The first semester he was teaching online, Brown had to bring his wife into the room with him and speak to her instead of his computer while he taught classes in order to mentally carry-on discussions with classes.

Brown said as the pandemic wore on, he saw his students drastically decrease in emotional stability.

“In fall semester of 2021, I was so concerned about my students and their mental health that I was in regular contact with the suicide resource center here,” he said. “I attended lectures on suicide. I was trying to educate myself, and I didn’t do enough. I was really quite concerned about my students.

View of Utah Tech University Campus, St. George, Utah, July 15, 2022 | Photo by Truman Burgess, St. George News

“When I looked at the precipitous decline in student mental health, I was alarmed, not just concerned. I decided I would quadruple my efforts to let my students know I was there and that I could be a resource they could go to.”

Through diligently educating himself and being willing to adapt to the needs of his students, Brown said his empathy for student circumstances increased throughout the pandemic, and his current teaching policies reflect what he’s learned: treat student circumstances on an individual, compassionate basis.

The pandemic led Brown to adapt his teaching procedures to be more accommodating and interactive, eliminating some traditional college practices in order to aid students’ emotional wellbeing.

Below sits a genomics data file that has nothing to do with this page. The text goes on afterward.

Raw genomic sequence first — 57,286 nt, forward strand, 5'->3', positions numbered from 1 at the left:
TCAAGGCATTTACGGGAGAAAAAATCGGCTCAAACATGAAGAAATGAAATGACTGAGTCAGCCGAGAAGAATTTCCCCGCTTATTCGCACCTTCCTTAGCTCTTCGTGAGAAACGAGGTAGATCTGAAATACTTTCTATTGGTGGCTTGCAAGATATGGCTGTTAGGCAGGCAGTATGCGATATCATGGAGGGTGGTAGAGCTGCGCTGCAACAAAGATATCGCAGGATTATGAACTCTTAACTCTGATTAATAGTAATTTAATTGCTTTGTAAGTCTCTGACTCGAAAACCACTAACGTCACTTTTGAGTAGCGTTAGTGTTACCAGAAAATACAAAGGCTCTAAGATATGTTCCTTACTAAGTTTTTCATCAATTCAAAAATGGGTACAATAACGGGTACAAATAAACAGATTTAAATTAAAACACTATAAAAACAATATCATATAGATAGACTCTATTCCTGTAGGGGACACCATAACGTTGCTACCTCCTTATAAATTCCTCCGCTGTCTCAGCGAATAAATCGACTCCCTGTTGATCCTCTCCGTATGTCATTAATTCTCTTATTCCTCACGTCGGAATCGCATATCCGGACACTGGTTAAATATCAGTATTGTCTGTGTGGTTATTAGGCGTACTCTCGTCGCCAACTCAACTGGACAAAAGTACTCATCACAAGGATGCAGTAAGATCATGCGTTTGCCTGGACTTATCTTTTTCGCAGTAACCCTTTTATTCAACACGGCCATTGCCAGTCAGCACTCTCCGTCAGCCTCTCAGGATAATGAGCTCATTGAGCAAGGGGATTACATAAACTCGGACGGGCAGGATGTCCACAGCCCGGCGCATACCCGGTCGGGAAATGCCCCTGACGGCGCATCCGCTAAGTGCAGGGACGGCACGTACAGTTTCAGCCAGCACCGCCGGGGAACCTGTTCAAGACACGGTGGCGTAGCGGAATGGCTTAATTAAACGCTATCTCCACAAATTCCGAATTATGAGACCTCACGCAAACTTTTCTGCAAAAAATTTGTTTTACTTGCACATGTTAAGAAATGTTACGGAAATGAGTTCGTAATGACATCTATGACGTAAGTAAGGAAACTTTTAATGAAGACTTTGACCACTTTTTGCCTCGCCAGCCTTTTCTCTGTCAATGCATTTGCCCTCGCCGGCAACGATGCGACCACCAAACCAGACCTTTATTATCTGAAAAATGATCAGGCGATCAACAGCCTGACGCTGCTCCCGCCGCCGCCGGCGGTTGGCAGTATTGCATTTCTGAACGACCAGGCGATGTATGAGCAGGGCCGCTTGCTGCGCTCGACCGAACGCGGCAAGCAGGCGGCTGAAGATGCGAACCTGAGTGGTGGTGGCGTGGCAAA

“I’m more accommodating now than I used to be. I allow students to test online now. I made more of my tests to be open-book, and students can take them any time in a 24-hour period.

“I can honestly say no one has abused the attendance flexibility,” he said. “I think students prefer to be in person, and they’ve come to value the energy of meeting in real life. They’ve said that to me on many, many occasions.”

Dr. James Stein, an associate professor of communication at Utah Tech, shares Brown’s view that professors need to be more flexible in methodology to help students’ mental health.

Stein completed his doctoral studies in interpersonal communication about two years before the pandemic began, meaning flexible communication methodology was already at the forefront of his mind when the pandemic erupted in 2020.

“I was in a unique position,” Stein said. “I was ready for it. Much of the faculty here, however, was not.”